In terms of scientific data, the first widely available publicized paper on the species comes from Schultz et al (1985), from the University of Nebraska, the paper was titled: A Pleistocene Jaguar from North-Central Nebraska, it goes in-depth about the skull measurements of one particular specimen, thout to belong to a female. The complete dimensions of the skull were not disclosed, but the lengths for points within the skull between the border of the palette and the posterior of the snout are given. I don't really know of similar measures taken for tigers  or lions to compare, but the paper mentions these values as particularly large for an extant jaguar, while on par with different skulls allocate to Pa. onca augusta examined by Schultz previously:


*This image is copyright of its original author

*This image is copyright of its original author

A more recent paper, The large jaguar that lived in the past of México: a forgotten fossil, goes into more detail as it pertains to remains found in Mexico for a Panthera species that shows craniometric proportions of a jaguar, but with much larger proportions. In this case, only a mandible could be studied:


*This image is copyright of its original author

*This image is copyright of its original author

The doubt in placing these remains into Pa. onca is derived from the proportions of the skull, which is why the classification of augusta is put in place as the dentition from these specimens do not show affinity with those of the cave or American lion.


*This image is copyright of its original author

Material: a mandible with molars and canines of a felid of great size, from the Pleistocene in Jalisco, Mexico.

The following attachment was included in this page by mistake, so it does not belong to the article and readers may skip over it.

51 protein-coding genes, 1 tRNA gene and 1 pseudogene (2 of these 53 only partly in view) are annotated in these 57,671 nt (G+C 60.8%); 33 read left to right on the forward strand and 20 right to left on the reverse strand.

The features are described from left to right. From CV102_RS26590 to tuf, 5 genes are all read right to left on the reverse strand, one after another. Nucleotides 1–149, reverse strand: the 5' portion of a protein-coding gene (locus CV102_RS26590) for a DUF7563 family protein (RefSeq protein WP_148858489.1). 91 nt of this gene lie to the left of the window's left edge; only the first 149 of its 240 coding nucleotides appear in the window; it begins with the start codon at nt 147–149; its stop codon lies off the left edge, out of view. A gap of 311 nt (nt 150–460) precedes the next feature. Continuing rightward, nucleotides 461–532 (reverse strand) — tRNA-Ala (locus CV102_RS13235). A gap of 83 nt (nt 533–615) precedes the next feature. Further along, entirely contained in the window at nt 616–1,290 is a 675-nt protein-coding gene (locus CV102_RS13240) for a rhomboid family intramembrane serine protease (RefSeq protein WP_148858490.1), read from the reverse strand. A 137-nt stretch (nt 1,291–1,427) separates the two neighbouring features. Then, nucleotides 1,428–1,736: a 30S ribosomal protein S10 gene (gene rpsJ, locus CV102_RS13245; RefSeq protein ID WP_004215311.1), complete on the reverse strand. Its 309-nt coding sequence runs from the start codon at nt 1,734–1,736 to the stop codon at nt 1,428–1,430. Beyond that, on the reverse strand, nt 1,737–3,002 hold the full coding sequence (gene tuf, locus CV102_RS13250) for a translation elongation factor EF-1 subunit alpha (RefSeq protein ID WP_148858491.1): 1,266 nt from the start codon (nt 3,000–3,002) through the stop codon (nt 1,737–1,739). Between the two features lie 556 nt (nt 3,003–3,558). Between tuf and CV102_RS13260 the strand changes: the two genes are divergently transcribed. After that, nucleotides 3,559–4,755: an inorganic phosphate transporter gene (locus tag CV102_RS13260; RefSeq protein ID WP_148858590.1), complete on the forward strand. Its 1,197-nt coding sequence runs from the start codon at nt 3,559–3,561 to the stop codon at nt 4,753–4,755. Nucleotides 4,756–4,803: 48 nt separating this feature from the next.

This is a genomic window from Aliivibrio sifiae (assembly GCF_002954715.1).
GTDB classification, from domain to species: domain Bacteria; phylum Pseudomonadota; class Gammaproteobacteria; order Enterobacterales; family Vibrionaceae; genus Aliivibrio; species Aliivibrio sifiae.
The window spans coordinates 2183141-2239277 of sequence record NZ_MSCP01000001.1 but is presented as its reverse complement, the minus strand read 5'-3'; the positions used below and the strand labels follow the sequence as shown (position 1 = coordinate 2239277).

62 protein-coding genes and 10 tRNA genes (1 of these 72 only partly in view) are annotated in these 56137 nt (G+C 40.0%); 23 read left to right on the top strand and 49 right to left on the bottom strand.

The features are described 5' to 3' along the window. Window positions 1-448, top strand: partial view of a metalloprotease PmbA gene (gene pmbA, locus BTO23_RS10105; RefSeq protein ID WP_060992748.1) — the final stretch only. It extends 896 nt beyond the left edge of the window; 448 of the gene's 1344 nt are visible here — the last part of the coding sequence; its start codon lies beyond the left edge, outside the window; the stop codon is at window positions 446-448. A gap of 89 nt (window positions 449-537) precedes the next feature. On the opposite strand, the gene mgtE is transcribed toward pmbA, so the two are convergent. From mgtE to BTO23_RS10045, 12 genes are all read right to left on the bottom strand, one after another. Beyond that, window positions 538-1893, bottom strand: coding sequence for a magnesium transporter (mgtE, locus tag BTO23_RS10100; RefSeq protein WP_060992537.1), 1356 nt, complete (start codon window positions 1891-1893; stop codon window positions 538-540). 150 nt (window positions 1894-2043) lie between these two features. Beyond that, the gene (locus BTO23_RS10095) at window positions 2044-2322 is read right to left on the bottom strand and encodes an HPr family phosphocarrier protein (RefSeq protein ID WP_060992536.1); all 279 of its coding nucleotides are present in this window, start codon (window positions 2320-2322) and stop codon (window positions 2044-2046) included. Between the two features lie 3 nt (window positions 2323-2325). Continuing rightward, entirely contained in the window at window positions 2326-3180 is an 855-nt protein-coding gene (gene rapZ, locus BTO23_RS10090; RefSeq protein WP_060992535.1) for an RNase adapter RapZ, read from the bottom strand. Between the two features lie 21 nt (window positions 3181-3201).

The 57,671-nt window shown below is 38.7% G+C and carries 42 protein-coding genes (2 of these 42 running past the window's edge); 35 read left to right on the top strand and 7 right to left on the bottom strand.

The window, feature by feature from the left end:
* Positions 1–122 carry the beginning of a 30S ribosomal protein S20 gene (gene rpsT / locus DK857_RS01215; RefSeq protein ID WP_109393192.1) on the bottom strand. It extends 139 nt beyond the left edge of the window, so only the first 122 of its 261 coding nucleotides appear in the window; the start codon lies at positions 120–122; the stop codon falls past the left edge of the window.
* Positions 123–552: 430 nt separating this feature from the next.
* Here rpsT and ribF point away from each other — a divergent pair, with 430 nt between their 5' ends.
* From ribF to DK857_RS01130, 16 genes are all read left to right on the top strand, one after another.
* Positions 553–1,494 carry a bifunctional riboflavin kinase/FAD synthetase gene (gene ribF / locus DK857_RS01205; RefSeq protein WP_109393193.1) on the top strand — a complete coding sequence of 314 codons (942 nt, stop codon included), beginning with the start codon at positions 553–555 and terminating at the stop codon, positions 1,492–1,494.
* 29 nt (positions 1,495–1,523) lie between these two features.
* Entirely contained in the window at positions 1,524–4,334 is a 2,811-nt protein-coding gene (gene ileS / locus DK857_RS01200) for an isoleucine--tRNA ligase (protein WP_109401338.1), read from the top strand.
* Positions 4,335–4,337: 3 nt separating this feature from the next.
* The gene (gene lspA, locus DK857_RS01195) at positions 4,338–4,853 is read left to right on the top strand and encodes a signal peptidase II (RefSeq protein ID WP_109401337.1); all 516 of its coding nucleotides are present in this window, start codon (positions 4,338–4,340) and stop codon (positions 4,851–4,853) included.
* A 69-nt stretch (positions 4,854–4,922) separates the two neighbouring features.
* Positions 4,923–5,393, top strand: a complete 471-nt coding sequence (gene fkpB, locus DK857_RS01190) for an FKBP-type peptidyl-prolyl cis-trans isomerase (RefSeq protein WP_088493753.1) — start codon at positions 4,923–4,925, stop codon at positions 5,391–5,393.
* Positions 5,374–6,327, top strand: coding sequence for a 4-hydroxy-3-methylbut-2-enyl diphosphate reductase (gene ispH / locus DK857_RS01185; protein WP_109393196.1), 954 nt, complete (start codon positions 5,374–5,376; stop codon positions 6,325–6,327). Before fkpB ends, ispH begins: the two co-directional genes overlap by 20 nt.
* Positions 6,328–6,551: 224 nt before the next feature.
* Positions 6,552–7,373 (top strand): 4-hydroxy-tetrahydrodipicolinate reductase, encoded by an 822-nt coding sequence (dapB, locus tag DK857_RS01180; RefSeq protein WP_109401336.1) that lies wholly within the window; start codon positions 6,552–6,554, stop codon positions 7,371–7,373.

I would also challenge the idea that Bergmann's rule is actually a scientific theory (i.e. has been proven beyond a reasonable doubt), there's plenty of scientific work publicized which shows that the correlation between the increment of mass in an animal and the latitude in which those species live, is not directly correlated by their proximity to the poles, as it is widely believed. We can discuss this further if you want, but to conclude my position on the topic at hand, there seems to be more than enough data to suggest larger sizes for Pleistocene jaguar forms in North America, baring that the difference in the skulls and dentition of Pa. onca, atrox and spelaea can all be discerned thanks to the abundance of fossil records from the last two.
Check my post #33 in this thread, I posted some information about the UNSM 1,104 skull. It's within the size range of extant jaguars. Definitely Bergmann's rule is controversial, I was just spitballling. Anyway, it is important to determine which modern jaguars the fossil are being compared to when they are described as particularly large. I recently read a study where modern jaguars were compared to Rancholabrean and Irvingtonian specimens, as well as one particularly large South American individual. If I remember correctly, the large modern individual turned out to be larger than both the Rancholabrean and Irvingtonian averages. Also, consider that the Oregon caves page described the 1995 jaguar fossil individual (which apparently has proportions similar to a modern jaguar) as being the same size as young Bengal tigress; well, a huge modern Jaguar like Lopez should also be around the size of a Bengal tigress, right? Unfortunately, I don't have the time to go look for or write about that study right now, so i think we will have to agree to disagree, at least until a later date.
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Balam Offline
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#45

@KRA123 we can continue this conversation at a later time, if you could link the recent study where the measurements of modern jaguars are taken into consideration that could help us paint a broader picture of the claims at hand.

With the recent data we have on the largest Pantanal jaguars, one could deduct that the largest males (Edno, López, Joker, etc.) represent individuals who have shown the potential of reaching prehistoric proportions under the right ecological and genetic factors, but for now I think we haven't seen any living jaguars attain the maximum sizes estimated for Pleistocene forms, baring those estimates are accurate.